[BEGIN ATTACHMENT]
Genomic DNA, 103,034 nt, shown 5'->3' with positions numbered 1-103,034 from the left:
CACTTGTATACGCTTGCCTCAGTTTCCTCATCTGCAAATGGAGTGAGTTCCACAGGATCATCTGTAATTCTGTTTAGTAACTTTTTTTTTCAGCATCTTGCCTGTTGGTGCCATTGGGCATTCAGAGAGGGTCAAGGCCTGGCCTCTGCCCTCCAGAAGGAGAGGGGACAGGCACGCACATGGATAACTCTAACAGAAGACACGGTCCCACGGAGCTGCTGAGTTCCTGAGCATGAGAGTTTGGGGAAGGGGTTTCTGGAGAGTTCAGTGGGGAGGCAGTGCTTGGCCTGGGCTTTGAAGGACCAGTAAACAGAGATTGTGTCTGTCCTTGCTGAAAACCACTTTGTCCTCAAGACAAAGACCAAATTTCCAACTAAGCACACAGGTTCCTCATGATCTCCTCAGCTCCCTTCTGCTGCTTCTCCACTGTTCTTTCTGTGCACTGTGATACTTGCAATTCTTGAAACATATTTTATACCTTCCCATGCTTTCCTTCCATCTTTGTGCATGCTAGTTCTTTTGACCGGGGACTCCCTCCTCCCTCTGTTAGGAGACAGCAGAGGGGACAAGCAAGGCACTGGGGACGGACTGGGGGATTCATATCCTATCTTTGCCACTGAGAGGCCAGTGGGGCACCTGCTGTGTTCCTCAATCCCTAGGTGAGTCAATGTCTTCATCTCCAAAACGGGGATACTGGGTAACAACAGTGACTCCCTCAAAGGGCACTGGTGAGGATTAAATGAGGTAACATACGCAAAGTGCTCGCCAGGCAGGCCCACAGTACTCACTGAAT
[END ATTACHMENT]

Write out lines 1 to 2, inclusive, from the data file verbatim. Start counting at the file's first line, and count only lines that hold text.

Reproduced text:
Genomic DNA, 103,034 nt, shown 5'->3' with positions numbered 1-103,034 from the left:
CACTTGTATACGCTTGCCTCAGTTTCCTCATCTGCAAATGGAGTGAGTTCCACAGGATCATCTGTAATTCTGTTTAGTAACTTTTTTTTTCAGCATCTTGCCTGTTGGTGCCATTGGGCATTCAGAGAGGGTCAAGGCCTGGCCTCTGCCCTCCAGAAGGAGAGGGGACAGGCACGCACATGGATAACTCTAACAGAAGACACGGTCCCACGGAGCTGCTGAGTTCCTGAGCATGAGAGTTTGGGGAAGGGGTTTCTGGAGAGTTCAGTGGGGAGGCAGTGCTTGGCCTGGGCTTTGAAGGACCAGTAAACAGAGATTGTGTCTGTCCTTGCTGAAAACCACTTTGTCCTCAAGACAAAGACCAAATTTCCAACTAAGCACACAGGTTCCTCATGATCTCCTCAGCTCCCTTCTGCTGCTTCTCCACTGTTCTTTCTGTGCACTGTGATACTTGCAATTCTTGAAACATATTTTATACCTTCCCATGCTTTCCTTCCATCTTTGTGCATGCTAGTTCTTTTGACCGGGGACTCCCTCCTCCCTCTGTTAGGAGACAGCAGAGGGGACAAGCAAGGCACTGGGGACGGACTGGGGGATTCATATCCTATCTTTGCCACTGAGAGGCCAGTGGGGCACCTGCTGTGTTCCTCAATCCCTAGGTGAGTCAATGTCTTCATCTCCAAAACGGGGATACTGGGTAACAACAGTGACTCCCTCAAAGGGCACTGGTGAGGATTAAATGAGGTAACATACGCAAAGTGCTCGCCAGGCAGGCCCACAGTACTCACTGAAT